Screening in Pregnancy

July 26, 2011

These pages are designed to help parents to be. They cover the most common tests available to parents and include those which appear `routine' in every pregnancy. Parents are reminded that they should make their own mind up about which tests they need if any.

 

These pages are designed to help parents to be. They cover the most common tests available to parents and include those which appear `routine' in every pregnancy. Parents are reminded that they should make their own mind up about which tests they need if any.

SCREENING FOR ABNORMALITY



Although the vast majority of babies are normal when born, all pregnant women worry about abnormality in their baby. Abnormalities such as Down syndrome become more likely the older the mother is, but there is a small risk at any age.

Not all abnormalities are detectable before birth, but many more are becoming detectable with combinations of tests such as ultrasound, blood serum screening and amniocentesis. Equally the tests are not 100% accurate and your doctor will discuss the accuracy of each test with you.

SCREENING TESTS

Screening tests do not give a definite yes or no answer. They assess your risk of a problem in each pregnancy by combining information about you and your pregnancy to decide if you are high or low risk for an abnormality. An analogy is when an insurance company uses information about you and your car to decide if you are low or high risk as a driver. Even when you are very high risk it doesn't mean you will actually have an accident!

 

Fetal viability scan (6-10 weeks)

This ultrasound scan is used to accurately date a pregnancy, check the number of babies, their heartbeats and check that the pregnancy is progressing normally.

Nuchal translucency (NT) scan (10-13 weeks)

Nuchal translucency is the name given to the appearance of a fluid space at the back of a baby's neck. Studies all over the world have shown that it can be seen in almost all babies. If there is more than the normal amount, the risk of abnormality is increased. By combining the mother's age and the size of the space, the chance that the baby has Down syndrome or other chromosome abnormality can be estimated. Not all abnormal babies can be found with this test but about 80-85% of Down syndrome babies are detected.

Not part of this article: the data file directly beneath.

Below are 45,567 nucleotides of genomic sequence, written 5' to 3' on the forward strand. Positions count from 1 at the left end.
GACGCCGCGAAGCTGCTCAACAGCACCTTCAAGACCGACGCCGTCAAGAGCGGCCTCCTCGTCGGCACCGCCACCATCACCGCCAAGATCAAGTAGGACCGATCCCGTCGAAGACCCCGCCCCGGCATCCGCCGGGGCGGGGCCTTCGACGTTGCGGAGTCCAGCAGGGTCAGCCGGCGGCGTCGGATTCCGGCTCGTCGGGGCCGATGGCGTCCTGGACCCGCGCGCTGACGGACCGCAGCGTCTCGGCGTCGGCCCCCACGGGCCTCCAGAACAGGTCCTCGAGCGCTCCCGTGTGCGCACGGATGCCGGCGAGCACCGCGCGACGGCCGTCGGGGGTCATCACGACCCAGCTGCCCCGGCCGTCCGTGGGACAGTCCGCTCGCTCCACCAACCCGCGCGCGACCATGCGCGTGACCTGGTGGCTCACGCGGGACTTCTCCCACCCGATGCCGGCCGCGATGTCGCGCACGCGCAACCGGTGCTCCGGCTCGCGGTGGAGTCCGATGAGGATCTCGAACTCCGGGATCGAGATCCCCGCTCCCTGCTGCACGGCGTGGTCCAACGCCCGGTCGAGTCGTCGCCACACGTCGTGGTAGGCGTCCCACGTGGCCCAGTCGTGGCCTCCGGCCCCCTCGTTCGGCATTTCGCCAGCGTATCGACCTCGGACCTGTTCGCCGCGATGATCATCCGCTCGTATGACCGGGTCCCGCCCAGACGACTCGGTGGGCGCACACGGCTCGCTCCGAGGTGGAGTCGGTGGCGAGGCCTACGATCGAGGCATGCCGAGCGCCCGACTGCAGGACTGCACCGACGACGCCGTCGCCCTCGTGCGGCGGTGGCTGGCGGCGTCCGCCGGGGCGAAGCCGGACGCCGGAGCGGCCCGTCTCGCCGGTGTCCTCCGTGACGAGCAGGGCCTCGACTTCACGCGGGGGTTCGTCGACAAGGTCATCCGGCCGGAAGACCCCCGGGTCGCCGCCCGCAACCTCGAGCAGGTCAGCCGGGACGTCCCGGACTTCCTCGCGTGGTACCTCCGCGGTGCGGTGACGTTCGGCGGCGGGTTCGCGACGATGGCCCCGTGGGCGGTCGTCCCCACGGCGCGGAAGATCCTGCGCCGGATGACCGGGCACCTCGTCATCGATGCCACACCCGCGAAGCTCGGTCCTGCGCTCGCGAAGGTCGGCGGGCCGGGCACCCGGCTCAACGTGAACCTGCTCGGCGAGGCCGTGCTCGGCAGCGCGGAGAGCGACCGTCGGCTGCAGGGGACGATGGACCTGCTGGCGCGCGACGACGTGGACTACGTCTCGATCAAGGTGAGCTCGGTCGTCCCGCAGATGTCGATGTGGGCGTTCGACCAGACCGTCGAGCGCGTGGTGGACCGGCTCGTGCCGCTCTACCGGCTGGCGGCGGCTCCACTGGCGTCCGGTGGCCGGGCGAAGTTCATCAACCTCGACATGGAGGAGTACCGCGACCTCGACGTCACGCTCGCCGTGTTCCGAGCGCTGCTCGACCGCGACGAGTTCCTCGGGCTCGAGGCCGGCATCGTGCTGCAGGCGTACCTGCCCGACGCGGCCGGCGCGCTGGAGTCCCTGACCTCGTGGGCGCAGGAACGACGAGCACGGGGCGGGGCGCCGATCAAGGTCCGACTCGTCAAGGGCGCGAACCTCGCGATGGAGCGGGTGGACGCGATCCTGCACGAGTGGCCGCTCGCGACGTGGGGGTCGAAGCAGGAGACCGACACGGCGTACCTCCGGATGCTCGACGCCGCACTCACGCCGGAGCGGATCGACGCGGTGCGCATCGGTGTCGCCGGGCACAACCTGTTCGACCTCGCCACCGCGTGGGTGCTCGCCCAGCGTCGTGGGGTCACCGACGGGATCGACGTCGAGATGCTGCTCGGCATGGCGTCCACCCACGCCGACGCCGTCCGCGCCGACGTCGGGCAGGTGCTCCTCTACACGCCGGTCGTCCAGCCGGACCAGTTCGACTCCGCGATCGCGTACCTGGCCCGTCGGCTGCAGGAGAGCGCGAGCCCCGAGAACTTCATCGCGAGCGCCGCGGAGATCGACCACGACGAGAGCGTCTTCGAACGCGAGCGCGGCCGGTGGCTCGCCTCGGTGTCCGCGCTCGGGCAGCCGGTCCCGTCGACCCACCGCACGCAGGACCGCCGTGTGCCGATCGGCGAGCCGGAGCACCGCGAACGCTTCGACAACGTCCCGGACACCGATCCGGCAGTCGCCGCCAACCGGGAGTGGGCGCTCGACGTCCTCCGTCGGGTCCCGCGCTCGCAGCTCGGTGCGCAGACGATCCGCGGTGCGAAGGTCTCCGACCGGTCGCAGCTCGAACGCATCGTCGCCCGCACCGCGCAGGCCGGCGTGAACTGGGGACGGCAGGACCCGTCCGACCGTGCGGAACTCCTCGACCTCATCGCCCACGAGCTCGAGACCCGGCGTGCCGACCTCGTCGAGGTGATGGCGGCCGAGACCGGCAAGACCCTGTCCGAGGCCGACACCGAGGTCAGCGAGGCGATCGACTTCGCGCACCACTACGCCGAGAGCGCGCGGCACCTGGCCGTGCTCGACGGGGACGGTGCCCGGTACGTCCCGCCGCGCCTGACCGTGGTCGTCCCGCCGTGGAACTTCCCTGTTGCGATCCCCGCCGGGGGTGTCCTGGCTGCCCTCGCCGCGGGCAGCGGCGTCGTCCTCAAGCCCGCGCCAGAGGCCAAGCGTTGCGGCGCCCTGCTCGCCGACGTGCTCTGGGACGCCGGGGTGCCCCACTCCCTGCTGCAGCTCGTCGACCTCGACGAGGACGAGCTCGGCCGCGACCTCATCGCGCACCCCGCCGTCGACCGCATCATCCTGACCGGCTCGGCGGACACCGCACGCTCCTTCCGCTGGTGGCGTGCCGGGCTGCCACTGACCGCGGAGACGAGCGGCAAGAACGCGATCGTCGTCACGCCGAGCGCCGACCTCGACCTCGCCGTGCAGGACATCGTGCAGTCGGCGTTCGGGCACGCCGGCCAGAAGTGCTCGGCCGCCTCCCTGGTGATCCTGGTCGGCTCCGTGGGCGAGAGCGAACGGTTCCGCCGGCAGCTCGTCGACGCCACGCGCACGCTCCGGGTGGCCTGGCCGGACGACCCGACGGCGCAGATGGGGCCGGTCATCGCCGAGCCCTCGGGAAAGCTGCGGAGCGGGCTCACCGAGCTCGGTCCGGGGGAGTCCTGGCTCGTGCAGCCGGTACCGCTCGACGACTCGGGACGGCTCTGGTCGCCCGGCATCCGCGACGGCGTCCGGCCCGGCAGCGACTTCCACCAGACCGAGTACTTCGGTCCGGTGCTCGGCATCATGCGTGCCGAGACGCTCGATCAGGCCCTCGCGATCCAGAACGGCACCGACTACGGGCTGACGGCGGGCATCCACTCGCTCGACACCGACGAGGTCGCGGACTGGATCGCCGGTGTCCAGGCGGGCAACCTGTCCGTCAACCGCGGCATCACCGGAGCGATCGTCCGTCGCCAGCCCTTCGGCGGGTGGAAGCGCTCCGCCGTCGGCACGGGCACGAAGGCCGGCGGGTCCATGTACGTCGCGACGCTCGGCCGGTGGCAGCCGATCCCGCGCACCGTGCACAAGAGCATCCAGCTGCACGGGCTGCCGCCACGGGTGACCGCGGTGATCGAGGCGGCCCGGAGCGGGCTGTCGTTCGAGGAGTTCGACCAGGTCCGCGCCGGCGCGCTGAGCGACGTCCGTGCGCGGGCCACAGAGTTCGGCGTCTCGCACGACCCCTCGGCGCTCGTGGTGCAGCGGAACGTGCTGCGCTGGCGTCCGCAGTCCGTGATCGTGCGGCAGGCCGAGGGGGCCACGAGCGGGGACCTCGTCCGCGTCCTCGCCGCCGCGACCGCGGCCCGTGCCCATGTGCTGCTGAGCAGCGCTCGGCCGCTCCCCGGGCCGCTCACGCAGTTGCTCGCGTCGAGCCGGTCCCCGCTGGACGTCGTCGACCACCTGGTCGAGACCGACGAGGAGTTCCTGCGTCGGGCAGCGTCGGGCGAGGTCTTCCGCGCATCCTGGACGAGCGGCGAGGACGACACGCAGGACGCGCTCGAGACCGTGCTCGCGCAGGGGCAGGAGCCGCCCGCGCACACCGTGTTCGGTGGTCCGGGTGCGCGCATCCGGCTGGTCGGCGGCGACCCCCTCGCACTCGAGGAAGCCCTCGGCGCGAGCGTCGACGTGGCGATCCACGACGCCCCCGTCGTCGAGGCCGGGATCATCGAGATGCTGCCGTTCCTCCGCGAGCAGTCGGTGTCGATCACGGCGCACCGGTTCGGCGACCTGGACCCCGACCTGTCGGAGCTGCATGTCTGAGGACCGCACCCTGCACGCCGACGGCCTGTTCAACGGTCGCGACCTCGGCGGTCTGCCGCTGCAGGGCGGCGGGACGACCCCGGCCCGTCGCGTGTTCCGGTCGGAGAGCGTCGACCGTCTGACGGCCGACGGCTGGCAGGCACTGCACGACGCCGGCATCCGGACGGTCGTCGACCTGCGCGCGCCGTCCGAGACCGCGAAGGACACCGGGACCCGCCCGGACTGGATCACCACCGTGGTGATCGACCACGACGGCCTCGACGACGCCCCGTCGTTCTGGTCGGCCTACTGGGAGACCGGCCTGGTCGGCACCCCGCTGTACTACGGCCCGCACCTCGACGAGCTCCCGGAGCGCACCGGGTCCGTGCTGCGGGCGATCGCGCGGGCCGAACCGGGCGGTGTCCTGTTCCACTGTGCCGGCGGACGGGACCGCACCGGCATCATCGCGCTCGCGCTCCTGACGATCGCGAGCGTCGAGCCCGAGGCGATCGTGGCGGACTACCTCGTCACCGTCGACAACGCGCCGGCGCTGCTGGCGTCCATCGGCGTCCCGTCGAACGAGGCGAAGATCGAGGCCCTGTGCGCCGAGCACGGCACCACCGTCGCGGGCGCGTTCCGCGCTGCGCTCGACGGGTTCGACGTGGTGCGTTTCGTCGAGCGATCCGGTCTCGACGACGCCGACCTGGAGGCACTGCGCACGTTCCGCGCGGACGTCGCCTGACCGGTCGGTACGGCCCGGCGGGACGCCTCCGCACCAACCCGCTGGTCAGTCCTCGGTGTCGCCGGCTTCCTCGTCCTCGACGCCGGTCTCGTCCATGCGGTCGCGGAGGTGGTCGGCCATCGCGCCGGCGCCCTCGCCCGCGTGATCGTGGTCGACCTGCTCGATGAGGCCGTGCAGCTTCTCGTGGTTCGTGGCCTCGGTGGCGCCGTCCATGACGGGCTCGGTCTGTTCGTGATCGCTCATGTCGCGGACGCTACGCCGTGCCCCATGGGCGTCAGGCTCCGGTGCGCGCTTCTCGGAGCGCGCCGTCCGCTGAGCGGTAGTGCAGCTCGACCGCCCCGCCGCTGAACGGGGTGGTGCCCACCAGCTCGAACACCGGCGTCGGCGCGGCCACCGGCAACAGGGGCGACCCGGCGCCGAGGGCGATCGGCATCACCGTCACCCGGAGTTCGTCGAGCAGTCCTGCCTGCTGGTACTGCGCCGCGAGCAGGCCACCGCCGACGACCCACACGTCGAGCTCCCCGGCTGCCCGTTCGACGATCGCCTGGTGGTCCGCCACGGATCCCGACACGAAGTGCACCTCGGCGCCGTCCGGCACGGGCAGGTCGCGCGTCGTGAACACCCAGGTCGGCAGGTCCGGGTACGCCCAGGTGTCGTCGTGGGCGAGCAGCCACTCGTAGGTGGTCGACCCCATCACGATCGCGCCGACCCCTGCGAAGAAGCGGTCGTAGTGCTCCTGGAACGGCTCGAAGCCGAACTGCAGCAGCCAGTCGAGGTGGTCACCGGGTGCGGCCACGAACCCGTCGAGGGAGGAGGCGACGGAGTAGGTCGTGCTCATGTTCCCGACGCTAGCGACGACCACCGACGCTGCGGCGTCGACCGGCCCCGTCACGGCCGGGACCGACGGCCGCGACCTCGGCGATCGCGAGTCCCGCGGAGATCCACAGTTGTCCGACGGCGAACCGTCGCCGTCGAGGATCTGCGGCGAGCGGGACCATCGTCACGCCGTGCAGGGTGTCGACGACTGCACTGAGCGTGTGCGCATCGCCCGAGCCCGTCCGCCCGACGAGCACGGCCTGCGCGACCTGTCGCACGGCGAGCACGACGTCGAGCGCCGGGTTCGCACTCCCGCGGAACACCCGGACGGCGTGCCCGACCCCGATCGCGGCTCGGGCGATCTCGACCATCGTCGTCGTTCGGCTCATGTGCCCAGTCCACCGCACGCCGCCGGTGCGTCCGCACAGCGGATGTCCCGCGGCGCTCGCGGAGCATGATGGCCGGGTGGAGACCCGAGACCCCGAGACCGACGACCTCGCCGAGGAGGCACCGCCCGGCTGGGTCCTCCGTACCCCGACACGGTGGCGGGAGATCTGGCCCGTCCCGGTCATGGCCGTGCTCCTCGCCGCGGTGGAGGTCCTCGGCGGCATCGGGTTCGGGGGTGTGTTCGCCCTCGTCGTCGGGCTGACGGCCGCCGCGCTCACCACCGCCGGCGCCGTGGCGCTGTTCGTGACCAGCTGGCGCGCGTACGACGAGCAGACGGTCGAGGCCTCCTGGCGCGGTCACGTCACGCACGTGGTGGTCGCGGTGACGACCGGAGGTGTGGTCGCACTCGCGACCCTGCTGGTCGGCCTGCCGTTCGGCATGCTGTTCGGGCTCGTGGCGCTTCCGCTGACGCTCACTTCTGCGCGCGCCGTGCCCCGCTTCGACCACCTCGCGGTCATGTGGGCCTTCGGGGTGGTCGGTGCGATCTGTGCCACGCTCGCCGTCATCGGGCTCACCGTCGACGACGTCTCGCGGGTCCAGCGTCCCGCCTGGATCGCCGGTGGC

Nuchal translucency can be combined with blood screening in the 'Primark Test'. This is said to detect up to 90% of Down's pregnancies depending on maternal age.

Blood screening (10-19 weeks)

By measuring two hormone levels (alpha fetoprotein = AFP and human chorionic gonadotrophin = HCG) in a small sample of the mother's blood ("serum screening" or "triple test") between 15 and 19 weeks, the risk of Down syndrome can be estimated, taking into account the risk due to the mother's age. With serum screening alone about 50-60% of Down syndrome babies are detected.

Most often this test is taken at 15-19 weeks of pregnancy but it can also be checked earlier at 10-12 weeks using different hormones. The blood results at 10-12 weeks can also be added to a nuchal translucency measurement in the `Primark Test' to give a more accurate risk for Down syndrome. With blood testing alone about 50-60% of Down syndrome babies are detected, but when combined with the nuchal translucency up to 90% will be detected, depending on maternal age.

Some hospitals also comment on the risk of the baby having spina bifida based on a high level of AFP in the mother's blood between 16 and 18 weeks. This test has been replaced by ultrasound examination in the majority of hospitals because it correctly identifies the majority of spina bifida babies directly by looking at the spine and head.

Fetal normality scan (18-22 weeks)

At this stage of pregnancy the baby's anatomy can be looked at in detail. Particular attention is paid to the baby's head, brain, spine, face, heart, limbs and internal organs. Many physical abnormalities are detectable at this stage, some of which will be associated with chromosome abnormalities but others are not. Some physical abnormalities are visible as early as 14 weeks but it is far more dependent on baby's position and mother's size. Most hospitals offer a scan as routine, some as early as 16 weeks, but now mostly nearer 20 weeks.

If anything unusual is identified you will be seen by your hospital doctor and referred onto a specialist in Obstetric scanning / Fetal Medicine for a more detailed scan. This may be available in your own hospital or it may mean a trip to another hospital . The findings and their implications will be fully discussed with you at the end of the scan and you may be offered additional diagnostic tests.